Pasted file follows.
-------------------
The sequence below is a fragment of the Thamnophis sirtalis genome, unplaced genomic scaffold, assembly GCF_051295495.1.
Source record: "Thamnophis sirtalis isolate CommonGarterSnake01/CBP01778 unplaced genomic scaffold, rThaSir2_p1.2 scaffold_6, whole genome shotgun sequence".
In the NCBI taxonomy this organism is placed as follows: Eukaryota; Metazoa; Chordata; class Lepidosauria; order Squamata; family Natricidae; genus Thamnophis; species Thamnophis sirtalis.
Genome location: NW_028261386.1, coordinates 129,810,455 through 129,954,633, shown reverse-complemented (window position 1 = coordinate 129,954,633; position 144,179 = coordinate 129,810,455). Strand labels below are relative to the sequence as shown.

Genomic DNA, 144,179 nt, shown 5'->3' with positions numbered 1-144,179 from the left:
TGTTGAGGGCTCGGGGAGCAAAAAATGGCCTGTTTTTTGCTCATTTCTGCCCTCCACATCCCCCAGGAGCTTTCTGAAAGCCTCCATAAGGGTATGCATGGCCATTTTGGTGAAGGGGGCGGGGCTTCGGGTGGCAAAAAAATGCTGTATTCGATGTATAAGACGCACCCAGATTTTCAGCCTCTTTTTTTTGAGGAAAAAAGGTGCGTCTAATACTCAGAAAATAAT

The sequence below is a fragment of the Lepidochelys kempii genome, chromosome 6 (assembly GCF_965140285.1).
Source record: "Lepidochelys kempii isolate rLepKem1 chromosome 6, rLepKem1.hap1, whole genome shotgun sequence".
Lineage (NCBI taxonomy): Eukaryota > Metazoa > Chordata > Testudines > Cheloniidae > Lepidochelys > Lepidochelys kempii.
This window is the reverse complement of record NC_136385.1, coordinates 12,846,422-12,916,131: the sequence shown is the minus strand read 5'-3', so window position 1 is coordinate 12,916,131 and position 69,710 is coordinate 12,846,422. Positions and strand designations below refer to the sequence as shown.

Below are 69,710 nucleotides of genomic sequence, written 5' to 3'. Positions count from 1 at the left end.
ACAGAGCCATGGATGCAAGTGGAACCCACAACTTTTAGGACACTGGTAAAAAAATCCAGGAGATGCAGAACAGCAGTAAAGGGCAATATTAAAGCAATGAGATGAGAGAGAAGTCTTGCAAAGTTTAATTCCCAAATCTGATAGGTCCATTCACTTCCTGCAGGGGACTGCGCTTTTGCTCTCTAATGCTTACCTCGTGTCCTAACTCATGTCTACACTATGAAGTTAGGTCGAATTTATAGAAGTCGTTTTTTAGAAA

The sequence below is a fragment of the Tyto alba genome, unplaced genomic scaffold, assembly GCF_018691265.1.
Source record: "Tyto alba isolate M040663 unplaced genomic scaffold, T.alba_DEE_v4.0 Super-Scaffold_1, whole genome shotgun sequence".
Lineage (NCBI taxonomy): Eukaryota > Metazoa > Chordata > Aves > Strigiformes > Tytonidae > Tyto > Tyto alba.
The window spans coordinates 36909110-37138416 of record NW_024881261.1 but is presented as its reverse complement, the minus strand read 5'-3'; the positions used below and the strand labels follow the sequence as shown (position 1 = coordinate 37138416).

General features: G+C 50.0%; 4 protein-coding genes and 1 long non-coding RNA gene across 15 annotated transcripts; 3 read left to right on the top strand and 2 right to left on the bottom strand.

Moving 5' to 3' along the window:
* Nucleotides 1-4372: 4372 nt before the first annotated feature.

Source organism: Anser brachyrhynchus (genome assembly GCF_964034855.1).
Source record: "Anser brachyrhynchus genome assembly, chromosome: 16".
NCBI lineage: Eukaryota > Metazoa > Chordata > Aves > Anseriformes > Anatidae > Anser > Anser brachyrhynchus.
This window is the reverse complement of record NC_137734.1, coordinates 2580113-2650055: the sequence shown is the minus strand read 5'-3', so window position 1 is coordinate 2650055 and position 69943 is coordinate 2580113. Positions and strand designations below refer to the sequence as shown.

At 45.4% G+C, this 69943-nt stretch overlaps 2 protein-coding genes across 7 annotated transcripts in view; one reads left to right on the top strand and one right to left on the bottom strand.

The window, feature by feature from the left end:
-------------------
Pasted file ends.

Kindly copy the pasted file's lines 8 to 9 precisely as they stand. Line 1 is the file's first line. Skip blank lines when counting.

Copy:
Source record: "Lepidochelys kempii isolate rLepKem1 chromosome 6, rLepKem1.hap1, whole genome shotgun sequence".
Lineage (NCBI taxonomy): Eukaryota > Metazoa > Chordata > Testudines > Cheloniidae > Lepidochelys > Lepidochelys kempii.